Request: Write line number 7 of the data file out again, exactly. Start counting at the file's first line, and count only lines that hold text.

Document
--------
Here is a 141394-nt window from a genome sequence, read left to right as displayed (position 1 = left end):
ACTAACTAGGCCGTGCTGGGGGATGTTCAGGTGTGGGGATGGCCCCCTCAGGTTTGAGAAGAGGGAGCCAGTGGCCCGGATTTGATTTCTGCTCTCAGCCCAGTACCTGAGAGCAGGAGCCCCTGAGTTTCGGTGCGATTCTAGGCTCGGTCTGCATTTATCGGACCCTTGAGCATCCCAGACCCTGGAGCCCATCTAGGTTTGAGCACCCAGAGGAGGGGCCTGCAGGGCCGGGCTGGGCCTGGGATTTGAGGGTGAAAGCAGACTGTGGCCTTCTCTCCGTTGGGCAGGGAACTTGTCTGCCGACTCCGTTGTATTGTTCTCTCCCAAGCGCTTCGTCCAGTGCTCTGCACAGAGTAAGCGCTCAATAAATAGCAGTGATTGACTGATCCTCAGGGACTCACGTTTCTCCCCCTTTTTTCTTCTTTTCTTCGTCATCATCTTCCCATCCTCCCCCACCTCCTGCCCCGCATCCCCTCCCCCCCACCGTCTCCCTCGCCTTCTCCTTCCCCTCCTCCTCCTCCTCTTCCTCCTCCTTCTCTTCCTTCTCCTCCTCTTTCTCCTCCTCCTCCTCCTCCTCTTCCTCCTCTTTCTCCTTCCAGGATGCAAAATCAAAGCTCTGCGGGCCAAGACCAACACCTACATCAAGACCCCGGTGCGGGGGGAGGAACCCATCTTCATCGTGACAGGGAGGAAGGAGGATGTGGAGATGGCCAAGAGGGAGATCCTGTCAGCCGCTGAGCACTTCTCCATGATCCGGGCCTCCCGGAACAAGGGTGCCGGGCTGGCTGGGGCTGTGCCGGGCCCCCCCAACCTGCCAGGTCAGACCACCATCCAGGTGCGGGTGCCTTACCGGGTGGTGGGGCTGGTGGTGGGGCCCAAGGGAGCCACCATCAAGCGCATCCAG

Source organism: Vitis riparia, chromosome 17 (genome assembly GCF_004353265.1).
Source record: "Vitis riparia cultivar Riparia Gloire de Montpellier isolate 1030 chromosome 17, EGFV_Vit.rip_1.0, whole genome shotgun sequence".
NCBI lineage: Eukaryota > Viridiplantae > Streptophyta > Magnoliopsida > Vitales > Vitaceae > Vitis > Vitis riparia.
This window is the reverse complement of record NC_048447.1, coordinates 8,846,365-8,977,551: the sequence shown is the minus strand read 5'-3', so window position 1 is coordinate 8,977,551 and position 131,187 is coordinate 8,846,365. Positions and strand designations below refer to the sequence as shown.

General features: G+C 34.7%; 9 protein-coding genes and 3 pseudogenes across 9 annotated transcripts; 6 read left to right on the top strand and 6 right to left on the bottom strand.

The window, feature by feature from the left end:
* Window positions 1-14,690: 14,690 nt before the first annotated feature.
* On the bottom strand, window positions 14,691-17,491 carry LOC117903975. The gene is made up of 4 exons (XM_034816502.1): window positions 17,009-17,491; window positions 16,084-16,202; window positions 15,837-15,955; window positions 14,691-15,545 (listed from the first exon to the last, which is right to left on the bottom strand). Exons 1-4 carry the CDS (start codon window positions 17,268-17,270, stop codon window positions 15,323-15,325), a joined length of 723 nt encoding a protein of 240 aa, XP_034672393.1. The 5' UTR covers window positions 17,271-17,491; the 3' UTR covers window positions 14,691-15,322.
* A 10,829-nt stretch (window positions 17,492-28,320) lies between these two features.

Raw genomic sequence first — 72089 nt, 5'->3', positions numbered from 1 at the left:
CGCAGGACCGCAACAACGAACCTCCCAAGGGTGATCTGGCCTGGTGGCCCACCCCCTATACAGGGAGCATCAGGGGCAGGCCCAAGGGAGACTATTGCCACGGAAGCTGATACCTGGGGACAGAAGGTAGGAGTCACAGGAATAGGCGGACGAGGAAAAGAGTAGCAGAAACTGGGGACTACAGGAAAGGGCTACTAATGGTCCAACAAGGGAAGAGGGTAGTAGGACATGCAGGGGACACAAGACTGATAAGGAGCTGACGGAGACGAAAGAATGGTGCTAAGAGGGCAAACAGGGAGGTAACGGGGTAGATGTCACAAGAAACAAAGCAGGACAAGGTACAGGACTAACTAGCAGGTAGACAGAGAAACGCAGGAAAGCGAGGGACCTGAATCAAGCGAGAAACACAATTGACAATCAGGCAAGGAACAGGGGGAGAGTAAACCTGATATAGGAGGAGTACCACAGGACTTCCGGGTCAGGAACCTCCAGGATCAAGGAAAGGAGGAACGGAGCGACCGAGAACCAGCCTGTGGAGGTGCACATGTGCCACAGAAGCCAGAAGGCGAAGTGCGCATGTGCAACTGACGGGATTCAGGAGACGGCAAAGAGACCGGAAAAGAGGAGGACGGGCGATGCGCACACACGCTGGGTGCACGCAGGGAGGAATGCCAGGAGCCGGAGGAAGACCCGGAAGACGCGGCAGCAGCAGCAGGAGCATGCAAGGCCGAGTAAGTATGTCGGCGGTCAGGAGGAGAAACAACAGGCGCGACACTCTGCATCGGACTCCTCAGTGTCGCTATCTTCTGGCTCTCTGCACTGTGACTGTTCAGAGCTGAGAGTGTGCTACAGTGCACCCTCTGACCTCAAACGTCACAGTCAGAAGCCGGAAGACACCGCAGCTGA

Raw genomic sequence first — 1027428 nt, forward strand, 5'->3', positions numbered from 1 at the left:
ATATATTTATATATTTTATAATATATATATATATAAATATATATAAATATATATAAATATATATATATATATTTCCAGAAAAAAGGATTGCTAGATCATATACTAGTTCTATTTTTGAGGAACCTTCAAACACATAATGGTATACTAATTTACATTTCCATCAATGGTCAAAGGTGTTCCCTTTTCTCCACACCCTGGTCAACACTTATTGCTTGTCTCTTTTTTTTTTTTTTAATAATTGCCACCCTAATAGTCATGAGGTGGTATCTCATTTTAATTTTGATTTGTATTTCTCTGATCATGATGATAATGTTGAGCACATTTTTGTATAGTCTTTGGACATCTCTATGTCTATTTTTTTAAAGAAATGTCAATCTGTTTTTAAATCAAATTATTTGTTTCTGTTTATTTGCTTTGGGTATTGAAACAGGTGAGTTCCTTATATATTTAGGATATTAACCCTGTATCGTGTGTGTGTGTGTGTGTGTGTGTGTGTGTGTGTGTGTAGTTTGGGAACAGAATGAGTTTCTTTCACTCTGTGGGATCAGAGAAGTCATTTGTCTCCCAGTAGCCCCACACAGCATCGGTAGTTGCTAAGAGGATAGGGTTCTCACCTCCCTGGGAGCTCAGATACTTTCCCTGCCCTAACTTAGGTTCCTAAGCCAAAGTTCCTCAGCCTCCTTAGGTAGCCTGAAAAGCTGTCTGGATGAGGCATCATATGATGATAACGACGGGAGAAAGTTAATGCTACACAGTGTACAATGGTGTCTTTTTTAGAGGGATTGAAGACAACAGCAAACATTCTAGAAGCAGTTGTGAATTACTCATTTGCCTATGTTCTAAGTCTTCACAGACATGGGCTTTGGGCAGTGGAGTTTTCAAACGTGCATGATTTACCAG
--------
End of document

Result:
General features: G+C 34.7%; 9 protein-coding genes and 3 pseudogenes across 9 annotated transcripts; 6 read left to right on the top strand and 6 right to left on the bottom strand.